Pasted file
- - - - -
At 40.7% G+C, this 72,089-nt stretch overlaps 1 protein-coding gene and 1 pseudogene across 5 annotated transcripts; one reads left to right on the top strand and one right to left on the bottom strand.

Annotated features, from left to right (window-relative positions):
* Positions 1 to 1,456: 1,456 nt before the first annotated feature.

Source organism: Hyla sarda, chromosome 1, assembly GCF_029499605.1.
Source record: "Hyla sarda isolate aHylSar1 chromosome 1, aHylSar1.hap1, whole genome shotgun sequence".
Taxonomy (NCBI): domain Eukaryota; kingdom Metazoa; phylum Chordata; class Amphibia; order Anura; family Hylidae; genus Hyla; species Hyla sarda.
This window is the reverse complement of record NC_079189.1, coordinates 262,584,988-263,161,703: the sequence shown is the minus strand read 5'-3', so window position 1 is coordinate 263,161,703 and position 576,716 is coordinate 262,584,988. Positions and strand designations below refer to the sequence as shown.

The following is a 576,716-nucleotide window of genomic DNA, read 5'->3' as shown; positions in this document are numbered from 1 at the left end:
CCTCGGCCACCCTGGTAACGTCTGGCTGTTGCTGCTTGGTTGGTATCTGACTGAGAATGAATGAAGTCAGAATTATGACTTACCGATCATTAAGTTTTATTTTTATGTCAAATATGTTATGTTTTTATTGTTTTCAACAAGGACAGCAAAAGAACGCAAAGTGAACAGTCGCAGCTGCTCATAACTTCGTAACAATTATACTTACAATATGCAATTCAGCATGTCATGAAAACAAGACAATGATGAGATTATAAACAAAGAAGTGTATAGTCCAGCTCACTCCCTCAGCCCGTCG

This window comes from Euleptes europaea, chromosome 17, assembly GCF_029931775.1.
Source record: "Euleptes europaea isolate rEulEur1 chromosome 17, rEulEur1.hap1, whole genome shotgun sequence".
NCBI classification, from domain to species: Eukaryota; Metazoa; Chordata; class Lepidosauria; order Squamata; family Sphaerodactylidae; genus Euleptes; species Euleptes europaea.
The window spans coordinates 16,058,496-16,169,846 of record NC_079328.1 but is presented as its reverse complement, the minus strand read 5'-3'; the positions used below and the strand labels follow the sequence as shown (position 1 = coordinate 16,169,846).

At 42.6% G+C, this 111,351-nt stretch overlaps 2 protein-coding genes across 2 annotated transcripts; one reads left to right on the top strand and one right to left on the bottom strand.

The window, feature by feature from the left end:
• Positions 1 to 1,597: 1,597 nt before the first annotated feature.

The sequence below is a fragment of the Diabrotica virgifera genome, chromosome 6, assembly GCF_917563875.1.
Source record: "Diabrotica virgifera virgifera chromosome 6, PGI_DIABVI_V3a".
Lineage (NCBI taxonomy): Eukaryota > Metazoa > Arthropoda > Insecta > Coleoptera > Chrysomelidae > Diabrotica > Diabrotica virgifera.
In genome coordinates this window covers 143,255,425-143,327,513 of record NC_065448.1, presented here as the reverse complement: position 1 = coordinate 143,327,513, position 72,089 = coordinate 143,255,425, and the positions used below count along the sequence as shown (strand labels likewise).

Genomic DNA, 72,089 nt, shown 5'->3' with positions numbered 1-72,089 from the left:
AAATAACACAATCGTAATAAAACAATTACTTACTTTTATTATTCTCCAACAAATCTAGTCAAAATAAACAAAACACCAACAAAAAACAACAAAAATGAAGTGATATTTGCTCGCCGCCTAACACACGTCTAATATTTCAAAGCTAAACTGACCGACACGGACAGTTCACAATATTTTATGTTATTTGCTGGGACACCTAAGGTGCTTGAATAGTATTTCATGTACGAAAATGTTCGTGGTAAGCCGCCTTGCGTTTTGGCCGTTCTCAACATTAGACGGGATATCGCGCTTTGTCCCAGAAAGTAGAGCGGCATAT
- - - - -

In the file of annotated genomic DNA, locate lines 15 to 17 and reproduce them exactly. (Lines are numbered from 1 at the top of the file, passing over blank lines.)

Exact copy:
The window, feature by feature from the left end:
• Positions 1 to 1,597: 1,597 nt before the first annotated feature.

The sequence below is a fragment of the Diabrotica virgifera genome, chromosome 6, assembly GCF_917563875.1.